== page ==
A Story of My Uncle


I was four…
And my uncle,
For want of bread,
Fished.
 
“I fed them everything,”
he said, triumphant
– his bulging sack
stinking brown
over his shoulder
“I fed them everything,
and here is the sack,”
he said, to my mother
– her elbow outsticking
like a giant knuckle
from a green sweater.
 
He stood tall before me,
my black-headed uncle,
and I imagined him
wandering the shore
like some Francis,
casting crumbs
to the fish who gathered there.
 
“We will eat tonight,”
he said,
his load dropping
in a corner
down the long yellow veranda
where I supposed beetles hid.
“We will eat tonight!
Prepare the fish!”
 
It beckoned me,
that sack,
twitching
like the body of a fallen man;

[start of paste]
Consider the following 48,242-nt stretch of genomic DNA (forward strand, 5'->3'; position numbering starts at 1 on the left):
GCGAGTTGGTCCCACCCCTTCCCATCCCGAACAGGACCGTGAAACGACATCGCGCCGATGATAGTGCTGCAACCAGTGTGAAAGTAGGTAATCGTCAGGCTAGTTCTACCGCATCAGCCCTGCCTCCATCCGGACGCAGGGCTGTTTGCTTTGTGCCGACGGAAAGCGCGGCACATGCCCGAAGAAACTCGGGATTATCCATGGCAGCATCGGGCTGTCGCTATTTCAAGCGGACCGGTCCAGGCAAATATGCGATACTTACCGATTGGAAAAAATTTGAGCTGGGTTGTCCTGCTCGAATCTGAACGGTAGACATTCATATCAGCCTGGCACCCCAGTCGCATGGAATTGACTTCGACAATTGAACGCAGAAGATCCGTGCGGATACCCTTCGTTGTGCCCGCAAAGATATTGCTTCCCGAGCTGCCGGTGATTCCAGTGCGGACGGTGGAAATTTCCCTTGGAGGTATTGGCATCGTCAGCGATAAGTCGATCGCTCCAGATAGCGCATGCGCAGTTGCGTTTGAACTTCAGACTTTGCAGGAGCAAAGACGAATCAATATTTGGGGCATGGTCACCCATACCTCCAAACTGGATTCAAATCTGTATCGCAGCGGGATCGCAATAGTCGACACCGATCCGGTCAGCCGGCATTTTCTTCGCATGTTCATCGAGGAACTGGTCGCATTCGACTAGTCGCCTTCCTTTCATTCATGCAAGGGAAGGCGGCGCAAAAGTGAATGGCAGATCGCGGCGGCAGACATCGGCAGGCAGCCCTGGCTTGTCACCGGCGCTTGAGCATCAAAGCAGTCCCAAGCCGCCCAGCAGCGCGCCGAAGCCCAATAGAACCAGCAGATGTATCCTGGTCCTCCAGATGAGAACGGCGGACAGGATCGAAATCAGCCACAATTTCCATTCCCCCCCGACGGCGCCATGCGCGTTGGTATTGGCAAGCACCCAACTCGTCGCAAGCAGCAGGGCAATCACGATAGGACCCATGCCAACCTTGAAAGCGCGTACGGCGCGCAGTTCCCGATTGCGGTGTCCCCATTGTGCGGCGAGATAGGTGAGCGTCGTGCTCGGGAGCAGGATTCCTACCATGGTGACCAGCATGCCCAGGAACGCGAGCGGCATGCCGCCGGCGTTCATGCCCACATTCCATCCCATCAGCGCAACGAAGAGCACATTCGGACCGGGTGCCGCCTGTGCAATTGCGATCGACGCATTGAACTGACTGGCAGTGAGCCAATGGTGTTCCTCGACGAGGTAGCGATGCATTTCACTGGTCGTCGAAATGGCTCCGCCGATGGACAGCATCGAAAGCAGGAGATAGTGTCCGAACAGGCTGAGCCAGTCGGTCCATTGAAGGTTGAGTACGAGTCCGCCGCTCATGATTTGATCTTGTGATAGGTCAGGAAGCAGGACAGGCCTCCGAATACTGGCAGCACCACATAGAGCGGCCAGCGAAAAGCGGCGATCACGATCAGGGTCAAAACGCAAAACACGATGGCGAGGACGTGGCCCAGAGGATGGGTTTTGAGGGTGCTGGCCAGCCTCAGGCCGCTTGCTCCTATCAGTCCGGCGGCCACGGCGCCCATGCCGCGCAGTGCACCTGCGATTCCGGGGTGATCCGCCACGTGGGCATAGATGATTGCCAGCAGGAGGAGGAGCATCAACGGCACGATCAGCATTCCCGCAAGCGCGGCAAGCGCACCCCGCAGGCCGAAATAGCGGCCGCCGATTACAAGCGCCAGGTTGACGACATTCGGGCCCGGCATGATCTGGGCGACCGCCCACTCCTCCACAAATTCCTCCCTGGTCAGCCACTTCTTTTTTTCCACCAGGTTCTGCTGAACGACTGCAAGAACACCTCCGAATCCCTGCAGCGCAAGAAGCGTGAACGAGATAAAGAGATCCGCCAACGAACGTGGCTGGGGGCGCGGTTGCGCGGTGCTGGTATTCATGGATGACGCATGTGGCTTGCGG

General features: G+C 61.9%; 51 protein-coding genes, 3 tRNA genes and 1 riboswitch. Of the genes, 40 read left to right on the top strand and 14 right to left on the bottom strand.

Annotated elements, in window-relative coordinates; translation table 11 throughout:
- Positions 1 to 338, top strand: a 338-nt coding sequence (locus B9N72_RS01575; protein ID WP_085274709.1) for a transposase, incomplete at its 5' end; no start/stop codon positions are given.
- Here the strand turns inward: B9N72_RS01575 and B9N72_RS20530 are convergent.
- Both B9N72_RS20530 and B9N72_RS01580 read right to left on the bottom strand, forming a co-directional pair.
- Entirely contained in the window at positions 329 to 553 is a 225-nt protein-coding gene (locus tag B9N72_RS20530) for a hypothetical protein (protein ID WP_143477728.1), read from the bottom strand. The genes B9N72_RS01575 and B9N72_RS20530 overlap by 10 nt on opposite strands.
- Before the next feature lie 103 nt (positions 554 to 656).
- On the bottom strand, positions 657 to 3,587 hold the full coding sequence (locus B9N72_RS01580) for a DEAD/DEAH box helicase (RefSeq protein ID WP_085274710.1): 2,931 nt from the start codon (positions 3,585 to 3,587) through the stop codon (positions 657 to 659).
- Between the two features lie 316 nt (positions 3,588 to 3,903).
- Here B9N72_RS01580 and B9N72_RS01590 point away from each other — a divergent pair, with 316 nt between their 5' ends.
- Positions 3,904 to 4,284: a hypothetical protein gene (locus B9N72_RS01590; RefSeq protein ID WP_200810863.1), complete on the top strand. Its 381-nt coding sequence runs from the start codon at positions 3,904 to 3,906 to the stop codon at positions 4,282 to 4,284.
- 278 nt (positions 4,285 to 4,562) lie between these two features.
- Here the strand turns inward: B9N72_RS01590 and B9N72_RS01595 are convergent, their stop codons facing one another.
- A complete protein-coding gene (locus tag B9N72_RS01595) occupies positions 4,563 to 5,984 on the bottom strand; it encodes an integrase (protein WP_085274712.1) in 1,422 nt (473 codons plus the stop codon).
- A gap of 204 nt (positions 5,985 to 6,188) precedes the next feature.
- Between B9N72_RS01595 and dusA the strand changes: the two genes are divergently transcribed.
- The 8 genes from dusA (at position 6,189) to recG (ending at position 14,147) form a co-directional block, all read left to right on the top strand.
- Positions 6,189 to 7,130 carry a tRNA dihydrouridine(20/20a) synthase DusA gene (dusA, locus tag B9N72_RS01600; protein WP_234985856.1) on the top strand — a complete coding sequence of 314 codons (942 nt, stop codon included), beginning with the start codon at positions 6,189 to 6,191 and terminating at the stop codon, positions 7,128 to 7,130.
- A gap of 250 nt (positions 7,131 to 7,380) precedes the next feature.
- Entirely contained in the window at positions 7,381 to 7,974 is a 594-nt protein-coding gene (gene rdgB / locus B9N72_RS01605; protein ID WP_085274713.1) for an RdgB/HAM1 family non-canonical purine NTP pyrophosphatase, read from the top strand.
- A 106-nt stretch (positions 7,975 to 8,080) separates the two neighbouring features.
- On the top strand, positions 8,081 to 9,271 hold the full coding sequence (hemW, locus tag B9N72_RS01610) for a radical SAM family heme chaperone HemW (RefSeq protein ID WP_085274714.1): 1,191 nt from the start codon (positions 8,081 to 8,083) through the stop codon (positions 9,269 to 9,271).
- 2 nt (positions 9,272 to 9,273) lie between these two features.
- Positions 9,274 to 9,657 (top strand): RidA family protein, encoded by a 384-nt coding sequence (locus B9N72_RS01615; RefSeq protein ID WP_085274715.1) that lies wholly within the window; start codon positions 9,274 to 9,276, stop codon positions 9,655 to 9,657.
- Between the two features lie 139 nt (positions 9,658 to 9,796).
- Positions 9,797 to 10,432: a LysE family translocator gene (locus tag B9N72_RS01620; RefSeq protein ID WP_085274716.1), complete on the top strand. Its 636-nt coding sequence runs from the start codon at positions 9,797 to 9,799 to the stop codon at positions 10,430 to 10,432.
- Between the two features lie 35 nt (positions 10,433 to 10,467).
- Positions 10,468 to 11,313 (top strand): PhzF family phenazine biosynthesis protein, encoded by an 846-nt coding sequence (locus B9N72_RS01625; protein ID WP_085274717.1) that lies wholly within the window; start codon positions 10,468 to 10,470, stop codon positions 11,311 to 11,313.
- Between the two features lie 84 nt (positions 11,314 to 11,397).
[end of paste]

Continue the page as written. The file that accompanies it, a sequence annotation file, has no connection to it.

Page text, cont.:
but I was not brave enough,
in those days,
to touch things
in corners where beetles lay.
While my aproned mother
served
the white and steaming fish,
I studied: my uncle’s delight
            his mouth,
            the deliberate mixture
            of earth and sea
 
and discovered
how little he understood
the activities of saints:
but in my wisdom,
I too
stooped to eat. 

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